SUCCESSFUL THESES

Success in any sphere demands successful words.

Student Services Especially after writing many drafts, students are often too close to their work to catch errors. In addition, even advanced students can benefit from
“a new set of eyes” —an editor.

Almost every great writer employs an editor, who works to cut and polish the writer’s work so that its light shines most brightly. Use of an editor is increasingly common for graduate students whose expertise in their field of study can occasionally surpass their writing skills—especially in theses and dissertations.

An editor serves two main functions:

Proofreading the “Mechanics”: Ensuring that your spelling, punctuation, and capitalization are correct, and that you are achieving subject-verb agreement, correct verb tense and pronoun use, and complete sentences; attending to formatting requirements, both basic (such as acceptable font, margins, spacing, footnotes, and page numbers) and those dictated by your school’s required style (e.g., APA, MLA, Turabian).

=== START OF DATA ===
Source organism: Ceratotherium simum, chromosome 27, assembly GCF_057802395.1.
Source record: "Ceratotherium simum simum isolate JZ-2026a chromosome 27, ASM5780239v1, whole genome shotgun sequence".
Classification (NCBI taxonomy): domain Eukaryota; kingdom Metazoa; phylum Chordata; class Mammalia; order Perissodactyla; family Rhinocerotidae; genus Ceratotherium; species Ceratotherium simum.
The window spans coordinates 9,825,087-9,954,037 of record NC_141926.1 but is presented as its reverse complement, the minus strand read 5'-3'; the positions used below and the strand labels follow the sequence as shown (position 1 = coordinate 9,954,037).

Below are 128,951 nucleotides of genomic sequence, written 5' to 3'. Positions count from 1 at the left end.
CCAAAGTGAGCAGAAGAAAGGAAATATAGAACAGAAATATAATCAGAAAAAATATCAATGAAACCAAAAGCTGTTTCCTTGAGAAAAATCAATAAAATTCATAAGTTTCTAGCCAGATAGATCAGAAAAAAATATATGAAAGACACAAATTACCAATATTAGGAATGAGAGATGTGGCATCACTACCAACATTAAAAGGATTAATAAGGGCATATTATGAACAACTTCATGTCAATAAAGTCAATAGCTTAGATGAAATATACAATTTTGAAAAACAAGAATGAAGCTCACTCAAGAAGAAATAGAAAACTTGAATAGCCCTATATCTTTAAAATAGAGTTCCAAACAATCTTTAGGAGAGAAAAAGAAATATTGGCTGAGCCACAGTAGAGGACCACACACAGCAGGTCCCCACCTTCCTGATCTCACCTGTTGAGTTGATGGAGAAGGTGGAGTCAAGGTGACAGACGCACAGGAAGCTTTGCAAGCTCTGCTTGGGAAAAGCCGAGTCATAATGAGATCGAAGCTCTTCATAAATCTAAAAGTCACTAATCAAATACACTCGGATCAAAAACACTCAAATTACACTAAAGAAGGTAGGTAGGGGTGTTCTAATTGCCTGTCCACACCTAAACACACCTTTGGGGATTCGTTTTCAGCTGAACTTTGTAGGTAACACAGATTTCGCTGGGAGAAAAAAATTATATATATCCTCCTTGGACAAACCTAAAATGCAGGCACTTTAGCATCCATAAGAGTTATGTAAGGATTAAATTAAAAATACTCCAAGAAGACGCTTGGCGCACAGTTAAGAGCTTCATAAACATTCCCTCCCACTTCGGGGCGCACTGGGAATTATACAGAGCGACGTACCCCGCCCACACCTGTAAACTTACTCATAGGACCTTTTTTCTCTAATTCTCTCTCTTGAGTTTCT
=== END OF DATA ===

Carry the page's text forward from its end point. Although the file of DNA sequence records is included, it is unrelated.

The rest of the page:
Coaching for Coherence: Coherence means the logical, orderly, and consistent relation of diverse elements. Coaching for coherence entails feedback on four levels.

On the sentence level: attending to sentences that could be clearer or more readable, or sentences that fail to express one complete thought.

On the paragraph level: attending to weaknesses in development, including tackling more than one topic or failing to transition smoothly to the next paragraph.

On the chapter level: guiding you toward concise introductions, logical progression of sections, appropriate use of tables and other non-textual material, and concise conclusions.

On the paper level: guiding you toward a strong introduction, logical progression of chapters, and strong conclusions.

An editor does not work with first drafts, research any portion of your paper, write any portion of your paper, confirm the accuracy of the content of your quotations or other research, or confirm the accuracy of the content of citations or reference list.

Comments from students: “I had often wondered why so many authors make glowing references to their editors. I now know why. My gratitude is genuinely immense for my editor, Stephen Vincent DeLeers. His talented counsel made my work more theoretically precise and user-friendly. He is a consummate exemplar of his craft. I deeply appreciate his patience and perseverance.” “Thank you for your assistance and motivation.” “Invaluable!”

Copyright 2013 by Stephen V. DeLeers